One of the highlights of our month-long stay in San Francisco was spending time with our temporary roommates, a collection of smart, ambitious young people who graciously welcomed us and shared not just their home but great conversations on various and sundry topics.
I especially enjoyed that our fortunate timing meant we were living with Cameron Boehmer after he wrapped up with a start up but before going on a world-traveling sojourn. Instead of working long tech start-up hours, he had time to discuss weighty issues like how meditation can retrain our brains to be more content and thus need less stuff.
One of my favorite talks with Cameron was the physical difference in how our brains process love and fear. I’d blogged before about the two essential motivations in life — love or fear — but this idea that we physically process each so differently, with significant results, fascinated me.
So with Cameron’s permission, I’m sharing a post he wrote about the science of love versus fear. If you don’t get to spend hours discussing weighty matters with Cameron, this is the best substitute I can offer:
Here’s some rough neuroscience: the brain is composed of three regions, each corresponding to a stage of our species’ evolution. Let’s just say we have three brains: a reptilian brain, a mammalian brain, and a human brain. The reptilian brain generates basic instinctual impulses, the mammalian brain adds emotion and memory into the mix 1 , and the human brain gives us all that make us unique amongst mammals, of which the most commonly discussed feature is our capacity for abstraction and symbolic information processing.
While the entire brain is involved in the experience of fear, it’s the limbic system, or the mammalian brain, that triggers a range of physiological and neurological changes when your being perceives a threat. These changes include activation of your sympathetic nervous system, which is hardware dedicated to saving your ass. It slows digestion to save energy and redirects blood to major muscle groups; it draws blood away from the surface of your skin to avoid blood loss in case of injury; it heightens your ability to recognize faces so you can distinguish friend from foe. This threat response system, housed in the mammalian brain, also draws blood away from your human brain so that you don’t stop to think about what to do and get killed in the process.
One more time: the perception of physical threat inhibits your human brain.
What a sweet feature of late mammals (humans + primates)! We get all these awesome toys that dogs don’t have, but when push comes to shove, we drop them and rely on our cat-like speed and reflexes to survive.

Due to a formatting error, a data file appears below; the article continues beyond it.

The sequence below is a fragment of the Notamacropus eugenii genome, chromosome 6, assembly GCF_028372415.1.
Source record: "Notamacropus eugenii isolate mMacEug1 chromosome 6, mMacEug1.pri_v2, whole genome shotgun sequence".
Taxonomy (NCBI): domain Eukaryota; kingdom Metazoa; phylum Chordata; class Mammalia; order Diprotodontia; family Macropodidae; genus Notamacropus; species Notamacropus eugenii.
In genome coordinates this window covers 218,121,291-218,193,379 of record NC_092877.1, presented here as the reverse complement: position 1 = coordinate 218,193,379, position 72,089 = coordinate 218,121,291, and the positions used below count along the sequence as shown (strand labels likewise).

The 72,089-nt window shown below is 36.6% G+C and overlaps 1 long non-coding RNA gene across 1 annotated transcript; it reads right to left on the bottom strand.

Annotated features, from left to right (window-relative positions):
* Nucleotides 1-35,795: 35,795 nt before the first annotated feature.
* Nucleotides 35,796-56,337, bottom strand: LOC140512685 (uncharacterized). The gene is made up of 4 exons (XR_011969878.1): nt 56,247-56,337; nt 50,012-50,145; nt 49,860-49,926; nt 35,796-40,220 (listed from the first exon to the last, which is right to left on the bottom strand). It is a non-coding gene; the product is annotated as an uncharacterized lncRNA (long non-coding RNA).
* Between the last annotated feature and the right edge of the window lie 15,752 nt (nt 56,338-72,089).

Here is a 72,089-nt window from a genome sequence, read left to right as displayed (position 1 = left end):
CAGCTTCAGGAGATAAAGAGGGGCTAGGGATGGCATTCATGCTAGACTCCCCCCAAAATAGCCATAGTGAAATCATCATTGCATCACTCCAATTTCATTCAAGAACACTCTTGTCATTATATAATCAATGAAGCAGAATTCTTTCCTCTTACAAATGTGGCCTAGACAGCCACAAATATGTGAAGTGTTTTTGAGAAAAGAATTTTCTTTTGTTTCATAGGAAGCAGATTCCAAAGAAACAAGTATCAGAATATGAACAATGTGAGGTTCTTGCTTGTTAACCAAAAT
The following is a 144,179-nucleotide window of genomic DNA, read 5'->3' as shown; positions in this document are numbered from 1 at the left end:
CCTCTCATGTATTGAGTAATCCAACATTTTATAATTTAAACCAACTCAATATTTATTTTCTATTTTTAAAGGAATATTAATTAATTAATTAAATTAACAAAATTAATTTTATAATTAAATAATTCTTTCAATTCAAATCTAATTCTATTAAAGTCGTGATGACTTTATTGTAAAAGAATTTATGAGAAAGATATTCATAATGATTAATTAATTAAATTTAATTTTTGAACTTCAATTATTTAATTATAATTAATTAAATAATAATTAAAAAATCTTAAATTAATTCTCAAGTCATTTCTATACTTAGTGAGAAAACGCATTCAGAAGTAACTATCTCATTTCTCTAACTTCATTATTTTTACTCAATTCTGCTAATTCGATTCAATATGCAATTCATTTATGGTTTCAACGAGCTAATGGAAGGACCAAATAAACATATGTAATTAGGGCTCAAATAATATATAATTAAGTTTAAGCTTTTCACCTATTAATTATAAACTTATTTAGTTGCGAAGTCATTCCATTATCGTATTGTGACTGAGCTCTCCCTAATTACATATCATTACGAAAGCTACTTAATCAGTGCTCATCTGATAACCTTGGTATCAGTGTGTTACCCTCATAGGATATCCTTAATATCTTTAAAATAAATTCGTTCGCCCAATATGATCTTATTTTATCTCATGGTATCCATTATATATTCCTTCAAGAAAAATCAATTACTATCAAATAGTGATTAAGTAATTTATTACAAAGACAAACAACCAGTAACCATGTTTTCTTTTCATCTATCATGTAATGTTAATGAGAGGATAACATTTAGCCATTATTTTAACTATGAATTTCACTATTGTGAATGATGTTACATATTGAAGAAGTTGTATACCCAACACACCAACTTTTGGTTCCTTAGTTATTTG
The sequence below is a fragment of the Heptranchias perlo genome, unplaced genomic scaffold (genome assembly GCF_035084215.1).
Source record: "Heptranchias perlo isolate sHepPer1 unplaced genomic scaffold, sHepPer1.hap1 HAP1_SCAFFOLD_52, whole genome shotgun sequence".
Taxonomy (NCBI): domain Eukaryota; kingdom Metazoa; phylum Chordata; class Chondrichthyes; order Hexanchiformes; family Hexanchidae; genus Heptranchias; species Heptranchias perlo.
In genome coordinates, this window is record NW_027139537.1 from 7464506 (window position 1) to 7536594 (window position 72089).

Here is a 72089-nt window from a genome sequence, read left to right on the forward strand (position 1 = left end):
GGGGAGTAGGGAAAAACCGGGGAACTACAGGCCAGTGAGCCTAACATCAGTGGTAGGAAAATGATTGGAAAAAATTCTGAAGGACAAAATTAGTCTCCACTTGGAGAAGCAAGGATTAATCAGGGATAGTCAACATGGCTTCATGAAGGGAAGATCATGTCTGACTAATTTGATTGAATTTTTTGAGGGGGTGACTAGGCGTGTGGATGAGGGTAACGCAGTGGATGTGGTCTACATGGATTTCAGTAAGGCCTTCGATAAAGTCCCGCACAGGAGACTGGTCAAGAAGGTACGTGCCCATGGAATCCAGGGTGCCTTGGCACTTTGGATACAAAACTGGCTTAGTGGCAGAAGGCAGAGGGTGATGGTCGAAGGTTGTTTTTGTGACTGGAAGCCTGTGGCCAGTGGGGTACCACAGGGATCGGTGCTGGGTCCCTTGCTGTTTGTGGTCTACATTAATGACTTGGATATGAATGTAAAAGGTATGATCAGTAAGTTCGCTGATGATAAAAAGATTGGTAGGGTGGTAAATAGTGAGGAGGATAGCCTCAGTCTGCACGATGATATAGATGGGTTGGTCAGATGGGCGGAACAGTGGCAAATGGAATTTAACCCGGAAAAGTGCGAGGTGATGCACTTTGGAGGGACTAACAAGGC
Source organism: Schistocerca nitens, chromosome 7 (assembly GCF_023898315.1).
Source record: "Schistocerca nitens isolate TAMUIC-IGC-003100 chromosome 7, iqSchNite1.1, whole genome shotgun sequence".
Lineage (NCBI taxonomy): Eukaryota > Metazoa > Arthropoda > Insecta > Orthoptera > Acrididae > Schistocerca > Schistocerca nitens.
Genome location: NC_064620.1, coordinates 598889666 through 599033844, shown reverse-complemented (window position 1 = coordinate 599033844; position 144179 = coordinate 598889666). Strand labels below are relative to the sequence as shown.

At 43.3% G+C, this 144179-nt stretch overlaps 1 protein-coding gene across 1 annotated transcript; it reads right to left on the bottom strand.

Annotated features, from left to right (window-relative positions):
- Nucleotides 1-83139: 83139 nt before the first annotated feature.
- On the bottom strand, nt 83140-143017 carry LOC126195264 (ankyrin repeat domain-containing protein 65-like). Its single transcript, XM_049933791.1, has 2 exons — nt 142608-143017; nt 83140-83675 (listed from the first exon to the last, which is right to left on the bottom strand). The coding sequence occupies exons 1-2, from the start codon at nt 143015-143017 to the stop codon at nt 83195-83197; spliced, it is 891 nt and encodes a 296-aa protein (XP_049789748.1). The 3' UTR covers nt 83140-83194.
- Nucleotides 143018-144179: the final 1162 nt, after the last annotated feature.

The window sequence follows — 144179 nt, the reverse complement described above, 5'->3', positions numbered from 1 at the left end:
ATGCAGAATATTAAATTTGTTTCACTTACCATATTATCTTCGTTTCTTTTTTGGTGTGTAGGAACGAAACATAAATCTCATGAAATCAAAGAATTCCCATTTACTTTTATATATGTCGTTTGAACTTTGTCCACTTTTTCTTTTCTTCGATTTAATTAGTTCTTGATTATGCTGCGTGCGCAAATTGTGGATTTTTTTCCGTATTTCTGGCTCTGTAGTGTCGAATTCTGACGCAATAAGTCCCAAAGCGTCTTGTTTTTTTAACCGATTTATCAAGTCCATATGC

Unfortunately, our brains can interpret the most trivial of social slights as credible if minor death threats. And, yes, that minor death threat causes a minor activation of the threat response system, which will then inhibit your human brain just a bit. This is why its hard to think when we’re significantly upset, why we say “I lost my head” or “I wasn’t thinking” after acting out of anger and regretting the consequences. Indeed, we aren’t thinking or perceiving with our full human capacity—we’re reacting out of animal instinct.
Now, you might argue that this threat response is part of what makes us human, and you’d be right, and now I should apologize for the sensationalist title. But I believe the thing that makes us uniquely human is our ability to choose who we become, and that choice is most effectively exercised when our frontal lobes, the ones that earlier mammals are less fully endowed with, are all the way on.
You might also note that this threat response goes away following the removal of the threat from awareness, and our frontal lobes (part of the human brain) come back online. Yes, but, unfortunately, activating the threat response system makes it more sensitive—both in the moment of activation, and for all future situations. This is neuroplasticity in action: the brain strengthening active circuits, especially when there is a strong emotional queue. Fortunately, this applies in the positive direction, too, though at about 1/4 strength of the negative 2.
So, how do we keep the threat response quiet? Love, of course! Or the parasympathetic nervous system, which is the peaceful counterpart of the sympathetic, which runs the threat response. More on that next time. Until then, take a deep breath, exhale long and slow.
Note about the scientific claims made: I’m regurgitating neuroscience gleaned from Buddha’s Brain: The Practical Neuroscience of Happiness, Love and Wisdom and Mindsight, amongst others.
- Consider this: prior to memory (and its trigger, emotion), an organism’s behavioral algorithm was only ever updated by genetic mutation and natural selection. After the development of memory, an organism’s behavioral algorithm began updating itself in every moment; each moment of experience comes with an emotional appraisal that encodes a memory which is used as a rough heuristic for responding to similar situations in the future—it allows for learning, or a kind of environmentally directed behavioral change not achievable by simple genetic mutation (though let’s give credit where credit is due—memory was the result of a genetic mutation). I think this represents a critical step in the evolution of evolution, on which more later. ↩
- This is the neuroscience of trust: hard to build, easy to break. ↩